Click on image to enlarge.
And for what?
There's a moratorium on any drilling now. And the people of the Gulf States that rely on the Gulf for their livelihoods are unlikely to permit any drilling ever again. This spill has effectively ended the absurd idea of drilling off Florida's west coast once and for all.
Turn off those lights.
Ride a bicycle more often.
Get off your butt and walk.
From the Fishing Wire: Gulf Situation
As the gravity of the oil leak in the Gulf of Mexico becomes more apparent, the National Oceanic and Atmospheric Administration (NOAA) has closed commercial and recreational fishing from Louisiana state waters at the mouth of the Mississippi River to the waters off Florida's Pensacola bay. The closure, announced yesterday afternoon, was immediate and will last for at least the next ten days.
NOAA Administrator Jane Lubchenko says that NOAA scientists are taking samples from waters near the Deepwater Horizon spill site to stay current on the threat.
Meanwhile, officials are busily engaged in "blamestorming" - the finger-pointing that is inevitable when any problem seems to have escalated at a pace faster than the ability to respond. But the Obama administration is doing everything possible in an attempt to deflate the appearance of a lack of responsiveness. Several members of the Obama administration have been to the site of the disaster, with the president himself making an appearance over the weekend.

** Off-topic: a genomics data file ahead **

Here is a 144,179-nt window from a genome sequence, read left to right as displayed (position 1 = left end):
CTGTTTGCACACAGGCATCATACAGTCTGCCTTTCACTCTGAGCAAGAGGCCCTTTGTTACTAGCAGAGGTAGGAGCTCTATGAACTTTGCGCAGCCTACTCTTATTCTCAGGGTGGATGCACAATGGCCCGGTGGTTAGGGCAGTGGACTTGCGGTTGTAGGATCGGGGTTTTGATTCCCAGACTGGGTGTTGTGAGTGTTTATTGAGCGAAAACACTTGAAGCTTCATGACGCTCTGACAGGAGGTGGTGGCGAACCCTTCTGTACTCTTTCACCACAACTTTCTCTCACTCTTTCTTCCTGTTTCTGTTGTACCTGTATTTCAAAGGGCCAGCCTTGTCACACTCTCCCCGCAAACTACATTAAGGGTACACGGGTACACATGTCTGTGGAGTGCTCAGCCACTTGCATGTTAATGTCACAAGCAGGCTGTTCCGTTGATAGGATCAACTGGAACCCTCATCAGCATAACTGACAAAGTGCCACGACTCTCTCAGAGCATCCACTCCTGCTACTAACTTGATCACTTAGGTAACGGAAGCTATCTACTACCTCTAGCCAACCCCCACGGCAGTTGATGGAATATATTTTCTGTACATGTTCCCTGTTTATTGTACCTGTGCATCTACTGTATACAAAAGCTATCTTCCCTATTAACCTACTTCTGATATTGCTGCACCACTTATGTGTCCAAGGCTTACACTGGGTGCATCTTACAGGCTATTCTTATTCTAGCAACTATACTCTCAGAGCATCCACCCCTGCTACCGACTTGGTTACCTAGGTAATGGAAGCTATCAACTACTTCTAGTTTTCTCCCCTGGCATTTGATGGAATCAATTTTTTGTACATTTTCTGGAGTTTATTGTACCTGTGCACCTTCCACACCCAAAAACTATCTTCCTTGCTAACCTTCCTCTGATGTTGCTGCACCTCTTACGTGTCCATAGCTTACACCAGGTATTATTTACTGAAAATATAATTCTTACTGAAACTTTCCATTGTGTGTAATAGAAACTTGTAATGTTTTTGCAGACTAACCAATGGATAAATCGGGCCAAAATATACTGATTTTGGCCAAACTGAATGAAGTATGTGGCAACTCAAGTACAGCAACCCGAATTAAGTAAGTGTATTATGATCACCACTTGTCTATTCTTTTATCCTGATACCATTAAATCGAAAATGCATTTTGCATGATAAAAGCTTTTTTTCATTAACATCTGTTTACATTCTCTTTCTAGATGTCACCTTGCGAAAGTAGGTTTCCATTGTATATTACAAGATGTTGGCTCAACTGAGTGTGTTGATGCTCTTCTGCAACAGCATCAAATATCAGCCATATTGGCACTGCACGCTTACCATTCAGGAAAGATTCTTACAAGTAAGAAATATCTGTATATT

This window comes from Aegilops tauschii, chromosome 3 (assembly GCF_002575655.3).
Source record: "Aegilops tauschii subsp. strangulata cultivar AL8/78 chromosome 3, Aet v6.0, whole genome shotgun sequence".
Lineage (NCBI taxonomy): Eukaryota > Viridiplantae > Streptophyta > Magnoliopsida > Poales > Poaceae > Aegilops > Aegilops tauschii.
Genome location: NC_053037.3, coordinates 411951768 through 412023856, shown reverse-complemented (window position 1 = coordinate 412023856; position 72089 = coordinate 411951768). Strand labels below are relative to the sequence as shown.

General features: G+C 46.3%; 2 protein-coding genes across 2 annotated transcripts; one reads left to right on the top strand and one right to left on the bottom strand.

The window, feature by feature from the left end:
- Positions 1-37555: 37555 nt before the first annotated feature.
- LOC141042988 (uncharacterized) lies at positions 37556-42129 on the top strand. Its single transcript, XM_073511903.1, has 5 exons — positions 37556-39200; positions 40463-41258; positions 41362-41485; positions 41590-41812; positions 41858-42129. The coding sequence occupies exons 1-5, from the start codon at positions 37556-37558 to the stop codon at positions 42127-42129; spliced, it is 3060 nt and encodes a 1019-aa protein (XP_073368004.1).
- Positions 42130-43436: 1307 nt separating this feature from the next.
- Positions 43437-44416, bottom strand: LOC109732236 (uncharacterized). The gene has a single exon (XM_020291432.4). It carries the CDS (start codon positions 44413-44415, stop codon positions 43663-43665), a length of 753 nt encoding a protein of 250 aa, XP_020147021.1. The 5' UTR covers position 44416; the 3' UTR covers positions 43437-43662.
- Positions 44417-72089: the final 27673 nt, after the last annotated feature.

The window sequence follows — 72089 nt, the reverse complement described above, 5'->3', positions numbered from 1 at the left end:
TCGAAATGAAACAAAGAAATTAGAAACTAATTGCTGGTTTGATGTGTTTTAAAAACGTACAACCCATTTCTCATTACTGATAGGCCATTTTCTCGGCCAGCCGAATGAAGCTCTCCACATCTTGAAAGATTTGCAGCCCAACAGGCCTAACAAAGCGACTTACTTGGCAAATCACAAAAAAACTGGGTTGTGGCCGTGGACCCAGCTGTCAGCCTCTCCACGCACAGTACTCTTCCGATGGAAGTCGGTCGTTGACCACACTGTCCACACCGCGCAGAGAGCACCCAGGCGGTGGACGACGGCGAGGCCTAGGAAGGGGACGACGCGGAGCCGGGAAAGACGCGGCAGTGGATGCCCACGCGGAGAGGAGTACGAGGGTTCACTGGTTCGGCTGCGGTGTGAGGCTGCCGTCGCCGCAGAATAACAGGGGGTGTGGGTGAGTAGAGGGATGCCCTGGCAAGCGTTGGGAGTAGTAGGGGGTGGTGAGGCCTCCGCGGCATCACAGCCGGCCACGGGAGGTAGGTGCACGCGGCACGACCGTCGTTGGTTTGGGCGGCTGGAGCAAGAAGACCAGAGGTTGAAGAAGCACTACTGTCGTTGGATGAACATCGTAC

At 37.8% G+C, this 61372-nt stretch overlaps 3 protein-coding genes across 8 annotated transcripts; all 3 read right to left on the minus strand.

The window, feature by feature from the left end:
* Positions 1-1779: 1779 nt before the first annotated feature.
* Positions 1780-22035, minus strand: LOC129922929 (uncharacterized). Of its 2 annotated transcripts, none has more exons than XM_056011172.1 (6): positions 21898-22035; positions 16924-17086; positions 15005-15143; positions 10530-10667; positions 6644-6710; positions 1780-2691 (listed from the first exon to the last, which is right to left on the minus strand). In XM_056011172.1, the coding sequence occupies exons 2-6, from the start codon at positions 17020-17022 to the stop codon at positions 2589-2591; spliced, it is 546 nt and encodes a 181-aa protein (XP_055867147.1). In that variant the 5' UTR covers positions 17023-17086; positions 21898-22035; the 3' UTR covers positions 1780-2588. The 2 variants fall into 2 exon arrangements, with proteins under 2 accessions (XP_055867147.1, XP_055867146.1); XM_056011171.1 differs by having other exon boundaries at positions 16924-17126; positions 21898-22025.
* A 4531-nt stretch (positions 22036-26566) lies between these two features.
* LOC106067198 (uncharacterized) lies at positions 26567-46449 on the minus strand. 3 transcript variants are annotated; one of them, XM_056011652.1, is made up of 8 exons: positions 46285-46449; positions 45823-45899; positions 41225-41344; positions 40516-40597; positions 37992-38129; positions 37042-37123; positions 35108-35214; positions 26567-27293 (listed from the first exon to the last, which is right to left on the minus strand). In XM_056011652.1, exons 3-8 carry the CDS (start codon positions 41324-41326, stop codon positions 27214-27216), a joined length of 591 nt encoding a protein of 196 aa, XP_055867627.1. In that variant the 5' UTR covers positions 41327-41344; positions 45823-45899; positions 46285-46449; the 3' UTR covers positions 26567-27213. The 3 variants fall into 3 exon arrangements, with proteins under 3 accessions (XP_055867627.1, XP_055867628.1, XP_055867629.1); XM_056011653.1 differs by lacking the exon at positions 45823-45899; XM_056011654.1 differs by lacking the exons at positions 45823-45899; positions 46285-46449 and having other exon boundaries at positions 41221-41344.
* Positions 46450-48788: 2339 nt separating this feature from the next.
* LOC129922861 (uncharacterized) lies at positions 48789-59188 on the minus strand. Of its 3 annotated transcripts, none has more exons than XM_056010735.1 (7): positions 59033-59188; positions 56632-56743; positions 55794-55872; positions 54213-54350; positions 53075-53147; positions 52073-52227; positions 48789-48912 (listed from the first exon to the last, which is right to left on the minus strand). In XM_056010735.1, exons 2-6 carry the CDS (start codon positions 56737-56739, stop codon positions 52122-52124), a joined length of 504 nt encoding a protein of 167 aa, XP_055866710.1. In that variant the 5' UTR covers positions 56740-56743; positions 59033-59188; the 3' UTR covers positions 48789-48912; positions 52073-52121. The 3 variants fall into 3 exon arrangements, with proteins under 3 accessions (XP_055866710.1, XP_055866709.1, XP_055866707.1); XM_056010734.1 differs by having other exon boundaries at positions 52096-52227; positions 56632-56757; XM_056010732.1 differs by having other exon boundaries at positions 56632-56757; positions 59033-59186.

Each of them has promised an "all hands on deck" response to the environmental disaster created when the Deepwater Horizon oil rig exploded and sank in the Gulf, killing eleven crew members and currently gushing hundreds of thousands of gallons of crude oil each day.
White House spokesman Robert Gibbs has blogged on the situation, posting "The Response to the Oil Spill" (http://www.whitehouse.gov/blog/2010/05/01/response-oil-spill-5110) a day-by-day response summary for the administration, using words like "immediately" "quickly" and "early-on" in many places.